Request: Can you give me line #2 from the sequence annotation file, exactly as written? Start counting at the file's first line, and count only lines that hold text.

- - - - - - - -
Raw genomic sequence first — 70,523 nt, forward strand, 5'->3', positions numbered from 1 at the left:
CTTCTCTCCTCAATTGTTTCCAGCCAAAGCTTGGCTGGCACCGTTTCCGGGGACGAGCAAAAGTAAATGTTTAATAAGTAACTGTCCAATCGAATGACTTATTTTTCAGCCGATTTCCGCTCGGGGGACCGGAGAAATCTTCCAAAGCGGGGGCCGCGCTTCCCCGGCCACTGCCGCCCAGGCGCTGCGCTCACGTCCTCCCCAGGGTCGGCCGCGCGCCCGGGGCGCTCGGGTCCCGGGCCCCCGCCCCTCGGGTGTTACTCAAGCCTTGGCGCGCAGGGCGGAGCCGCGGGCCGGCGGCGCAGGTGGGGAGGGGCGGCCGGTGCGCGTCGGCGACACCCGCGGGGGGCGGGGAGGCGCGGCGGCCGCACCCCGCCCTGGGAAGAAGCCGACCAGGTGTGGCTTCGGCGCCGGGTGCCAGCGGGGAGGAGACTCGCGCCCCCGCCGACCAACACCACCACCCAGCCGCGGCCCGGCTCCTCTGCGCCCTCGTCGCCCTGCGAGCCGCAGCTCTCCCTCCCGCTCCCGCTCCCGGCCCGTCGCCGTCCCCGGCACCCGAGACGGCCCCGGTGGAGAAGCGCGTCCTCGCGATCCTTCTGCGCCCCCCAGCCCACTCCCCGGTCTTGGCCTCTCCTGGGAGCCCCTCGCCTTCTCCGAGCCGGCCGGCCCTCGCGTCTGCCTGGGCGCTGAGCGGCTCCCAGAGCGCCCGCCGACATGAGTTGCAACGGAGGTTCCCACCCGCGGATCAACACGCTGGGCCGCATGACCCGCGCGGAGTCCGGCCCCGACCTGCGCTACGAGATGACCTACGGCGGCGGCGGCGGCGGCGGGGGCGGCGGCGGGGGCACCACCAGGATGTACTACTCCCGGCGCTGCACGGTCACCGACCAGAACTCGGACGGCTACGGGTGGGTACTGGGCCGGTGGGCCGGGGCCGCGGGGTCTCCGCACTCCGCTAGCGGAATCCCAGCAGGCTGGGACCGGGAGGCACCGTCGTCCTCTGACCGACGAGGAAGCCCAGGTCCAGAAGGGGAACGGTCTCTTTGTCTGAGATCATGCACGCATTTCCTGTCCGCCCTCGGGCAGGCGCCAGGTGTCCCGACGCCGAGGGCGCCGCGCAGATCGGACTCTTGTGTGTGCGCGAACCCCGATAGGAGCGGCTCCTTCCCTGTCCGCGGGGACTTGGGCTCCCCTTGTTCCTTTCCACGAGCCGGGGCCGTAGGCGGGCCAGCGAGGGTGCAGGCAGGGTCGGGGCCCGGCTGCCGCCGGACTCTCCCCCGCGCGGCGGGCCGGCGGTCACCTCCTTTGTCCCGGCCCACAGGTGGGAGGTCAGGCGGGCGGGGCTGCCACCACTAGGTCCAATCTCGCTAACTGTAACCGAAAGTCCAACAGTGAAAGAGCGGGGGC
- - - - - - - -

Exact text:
CTTCTCTCCTCAATTGTTTCCAGCCAAAGCTTGGCTGGCACCGTTTCCGGGGACGAGCAAAAGTAAATGTTTAATAAGTAACTGTCCAATCGAATGACTTATTTTTCAGCCGATTTCCGCTCGGGGGACCGGAGAAATCTTCCAAAGCGGGGGCCGCGCTTCCCCGGCCACTGCCGCCCAGGCGCTGCGCTCACGTCCTCCCCAGGGTCGGCCGCGCGCCCGGGGCGCTCGGGTCCCGGGCCCCCGCCCCTCGGGTGTTACTCAAGCCTTGGCGCGCAGGGCGGAGCCGCGGGCCGGCGGCGCAGGTGGGGAGGGGCGGCCGGTGCGCGTCGGCGACACCCGCGGGGGGCGGGGAGGCGCGGCGGCCGCACCCCGCCCTGGGAAGAAGCCGACCAGGTGTGGCTTCGGCGCCGGGTGCCAGCGGGGAGGAGACTCGCGCCCCCGCCGACCAACACCACCACCCAGCCGCGGCCCGGCTCCTCTGCGCCCTCGTCGCCCTGCGAGCCGCAGCTCTCCCTCCCGCTCCCGCTCCCGGCCCGTCGCCGTCCCCGGCACCCGAGACGGCCCCGGTGGAGAAGCGCGTCCTCGCGATCCTTCTGCGCCCCCCAGCCCACTCCCCGGTCTTGGCCTCTCCTGGGAGCCCCTCGCCTTCTCCGAGCCGGCCGGCCCTCGCGTCTGCCTGGGCGCTGAGCGGCTCCCAGAGCGCCCGCCGACATGAGTTGCAACGGAGGTTCCCACCCGCGGATCAACACGCTGGGCCGCATGACCCGCGCGGAGTCCGGCCCCGACCTGCGCTACGAGATGACCTACGGCGGCGGCGGCGGCGGCGGGGGCGGCGGCGGGGGCACCACCAGGATGTACTACTCCCGGCGCTGCACGGTCACCGACCAGAACTCGGACGGCTACGGGTGGGTACTGGGCCGGTGGGCCGGGGCCGCGGGGTCTCCGCACTCCGCTAGCGGAATCCCAGCAGGCTGGGACCGGGAGGCACCGTCGTCCTCTGACCGACGAGGAAGCCCAGGTCCAGAAGGGGAACGGTCTCTTTGTCTGAGATCATGCACGCATTTCCTGTCCGCCCTCGGGCAGGCGCCAGGTGTCCCGACGCCGAGGGCGCCGCGCAGATCGGACTCTTGTGTGTGCGCGAACCCCGATAGGAGCGGCTCCTTCCCTGTCCGCGGGGACTTGGGCTCCCCTTGTTCCTTTCCACGAGCCGGGGCCGTAGGCGGGCCAGCGAGGGTGCAGGCAGGGTCGGGGCCCGGCTGCCGCCGGACTCTCCCCCGCGCGGCGGGCCGGCGGTCACCTCCTTTGTCCCGGCCCACAGGTGGGAGGTCAGGCGGGCGGGGCTGCCACCACTAGGTCCAATCTCGCTAACTGTAACCGAAAGTCCAACAGTGAAAGAGCGGGGGC